Male Drosophila genital imaginal disc during the pupal stage showing mesenchyme-to-epithelial transitions.Drosophila hearts.  The upper one is the heart of a wild type, i.e. normal, fly, while the interesting one below shows what happens when two particular genes of the Forkhead family are defective.  Mutations in the counterparts of these genes cause congenital heart defects in humansBeating cardiomyocytes (heart cells) obtained by directing human induced pluripotent human stem cells (hiPSCs) along the cardiac lineage


Adult male Drosophila melanogaster.
    Am not I
    A fly like thee?
    Or art not thou
    A man like me?
      - William Blake, The Fly

A comparison of the molecular mechanisms governing heart development in vertebrates and Drosophila reveals a remarkable conservation of all major regulatory components, including both signals and transcription factors.  Furthermore, many of these conserved cardiac regulators are found to be mutated in various types of human congenital heart disease.  The identification of conserved genes involved in cardiac development in both Drosophila and mammals, and detailed investigations of their functions will thus provide considerable insight into related mechanisms controlling cardiogenesis in vertebrates, including humans.

The Ahmad Lab therefore utilizes integrated genetic, genomic, and computational strategies to identify novel genes involved in both Drosophila and mammalian heart development, and pursues detailed investigation into both their function and regulation.  Our ultimate goal is to arrive at a comprehensive understanding of heart development which incorporates both a systems-level view of the underlying genetic network and detailed examinations of the roles of individual genes.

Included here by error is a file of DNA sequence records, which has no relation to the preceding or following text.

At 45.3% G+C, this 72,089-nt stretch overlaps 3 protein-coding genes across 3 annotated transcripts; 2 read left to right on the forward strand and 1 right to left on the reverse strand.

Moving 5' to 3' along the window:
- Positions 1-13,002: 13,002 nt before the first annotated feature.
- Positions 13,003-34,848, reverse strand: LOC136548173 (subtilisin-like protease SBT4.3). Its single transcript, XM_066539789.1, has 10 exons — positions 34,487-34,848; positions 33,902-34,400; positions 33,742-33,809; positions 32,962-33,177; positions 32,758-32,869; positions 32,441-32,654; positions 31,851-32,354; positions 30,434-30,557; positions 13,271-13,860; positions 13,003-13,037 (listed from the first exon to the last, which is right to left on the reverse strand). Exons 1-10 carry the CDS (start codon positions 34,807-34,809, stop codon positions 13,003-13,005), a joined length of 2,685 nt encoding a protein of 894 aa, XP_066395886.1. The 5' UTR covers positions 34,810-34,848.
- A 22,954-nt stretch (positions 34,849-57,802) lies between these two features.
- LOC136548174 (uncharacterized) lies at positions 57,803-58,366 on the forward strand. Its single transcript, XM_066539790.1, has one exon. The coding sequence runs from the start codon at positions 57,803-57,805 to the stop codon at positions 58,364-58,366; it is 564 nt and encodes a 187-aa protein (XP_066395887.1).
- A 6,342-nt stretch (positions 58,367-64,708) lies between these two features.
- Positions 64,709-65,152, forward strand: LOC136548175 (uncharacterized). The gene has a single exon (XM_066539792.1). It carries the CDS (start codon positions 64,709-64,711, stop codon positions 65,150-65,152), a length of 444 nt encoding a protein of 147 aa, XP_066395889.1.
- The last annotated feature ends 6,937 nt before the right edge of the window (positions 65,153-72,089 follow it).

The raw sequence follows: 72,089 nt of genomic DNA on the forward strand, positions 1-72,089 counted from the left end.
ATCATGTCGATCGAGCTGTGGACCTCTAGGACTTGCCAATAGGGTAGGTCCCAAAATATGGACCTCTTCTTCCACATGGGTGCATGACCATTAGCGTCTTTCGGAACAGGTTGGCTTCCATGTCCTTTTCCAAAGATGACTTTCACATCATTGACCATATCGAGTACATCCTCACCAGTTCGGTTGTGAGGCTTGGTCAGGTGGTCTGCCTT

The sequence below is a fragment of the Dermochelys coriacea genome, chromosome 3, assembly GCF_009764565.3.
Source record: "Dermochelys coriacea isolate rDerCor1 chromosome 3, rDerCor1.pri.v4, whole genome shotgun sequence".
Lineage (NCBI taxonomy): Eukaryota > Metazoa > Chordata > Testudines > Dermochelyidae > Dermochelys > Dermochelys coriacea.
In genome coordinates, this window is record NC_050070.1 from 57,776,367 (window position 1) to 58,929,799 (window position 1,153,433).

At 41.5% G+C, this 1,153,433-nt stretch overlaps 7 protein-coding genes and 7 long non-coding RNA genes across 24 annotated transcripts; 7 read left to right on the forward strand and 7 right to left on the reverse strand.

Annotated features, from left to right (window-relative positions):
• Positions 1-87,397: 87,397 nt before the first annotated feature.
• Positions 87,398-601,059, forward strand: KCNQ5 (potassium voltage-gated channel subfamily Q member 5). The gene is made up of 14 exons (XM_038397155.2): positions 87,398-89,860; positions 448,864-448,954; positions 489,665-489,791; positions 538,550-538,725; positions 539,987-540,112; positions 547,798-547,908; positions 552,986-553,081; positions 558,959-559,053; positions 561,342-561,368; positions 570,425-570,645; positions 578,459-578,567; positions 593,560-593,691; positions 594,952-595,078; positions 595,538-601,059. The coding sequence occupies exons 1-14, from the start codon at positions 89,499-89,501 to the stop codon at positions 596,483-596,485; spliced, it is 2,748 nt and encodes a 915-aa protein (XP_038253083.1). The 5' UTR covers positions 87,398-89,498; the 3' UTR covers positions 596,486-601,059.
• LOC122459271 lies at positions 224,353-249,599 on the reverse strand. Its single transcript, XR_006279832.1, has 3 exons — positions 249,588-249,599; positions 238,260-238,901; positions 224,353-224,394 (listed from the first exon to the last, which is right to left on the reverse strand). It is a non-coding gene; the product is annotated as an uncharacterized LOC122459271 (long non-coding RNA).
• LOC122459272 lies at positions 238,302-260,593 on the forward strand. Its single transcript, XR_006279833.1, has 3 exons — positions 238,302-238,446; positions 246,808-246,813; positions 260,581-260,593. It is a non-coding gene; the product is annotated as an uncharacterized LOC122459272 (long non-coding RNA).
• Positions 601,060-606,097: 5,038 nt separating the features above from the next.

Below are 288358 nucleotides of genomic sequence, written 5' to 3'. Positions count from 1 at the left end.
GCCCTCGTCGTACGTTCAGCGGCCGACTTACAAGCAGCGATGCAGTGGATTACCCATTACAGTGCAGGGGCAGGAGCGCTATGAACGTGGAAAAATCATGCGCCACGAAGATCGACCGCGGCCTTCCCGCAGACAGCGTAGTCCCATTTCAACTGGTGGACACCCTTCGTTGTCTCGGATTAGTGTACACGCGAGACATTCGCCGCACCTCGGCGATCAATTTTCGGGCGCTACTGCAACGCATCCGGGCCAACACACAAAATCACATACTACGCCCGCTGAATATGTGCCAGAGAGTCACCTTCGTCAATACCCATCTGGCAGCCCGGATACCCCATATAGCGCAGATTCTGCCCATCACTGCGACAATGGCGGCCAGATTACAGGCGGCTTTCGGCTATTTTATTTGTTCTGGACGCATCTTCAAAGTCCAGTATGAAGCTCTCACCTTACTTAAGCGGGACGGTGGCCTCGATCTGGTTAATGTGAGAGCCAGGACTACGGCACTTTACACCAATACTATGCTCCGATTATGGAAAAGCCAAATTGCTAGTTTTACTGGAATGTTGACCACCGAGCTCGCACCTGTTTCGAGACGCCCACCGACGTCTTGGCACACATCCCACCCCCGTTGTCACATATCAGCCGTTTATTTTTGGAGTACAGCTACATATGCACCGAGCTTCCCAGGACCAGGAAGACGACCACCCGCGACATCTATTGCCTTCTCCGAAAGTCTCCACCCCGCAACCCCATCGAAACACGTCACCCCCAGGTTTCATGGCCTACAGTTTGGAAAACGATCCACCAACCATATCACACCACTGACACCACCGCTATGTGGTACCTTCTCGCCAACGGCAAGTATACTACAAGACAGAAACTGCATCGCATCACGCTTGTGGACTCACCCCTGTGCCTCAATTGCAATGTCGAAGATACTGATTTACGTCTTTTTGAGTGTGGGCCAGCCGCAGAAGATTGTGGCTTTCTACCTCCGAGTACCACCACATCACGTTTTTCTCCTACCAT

We also use similar integrated approaches to examine and dissect biological processes involved in the development of other organs besides the heart.  Current research projects in the Ahmad Lab include:

Functional analysis of cardiogenic processes regulated by Forkhead/Fox transcription factors. 

At least eight transcription factors (TFs) of the Forkhead/Fox family are required for proper cardiac development in mammals, while mutations in four Fox genes have been linked to human congenital heart defects.  However, relatively little is known about the molecular mechanisms or the downstream targets by which these Fox-mediated developmental functions are brought about.  Our prior work in Drosophila identified the roles of two Fox genes, jumu and CHES-1-like, in specifying cardiac cell subtypes and number by mediating cardiac progenitor cell divisions, and in determining cardiac fates.  We also showed that Fox TF binding sites were significantly enriched in the enhancers of cardiac genes.  Collectively, these results indicate that these two Fox TFs integrate multiple cardiogenic processes by regulating a large number of downstream target genes, raising the question of what these target genes are and what their individual functions might be during heart development.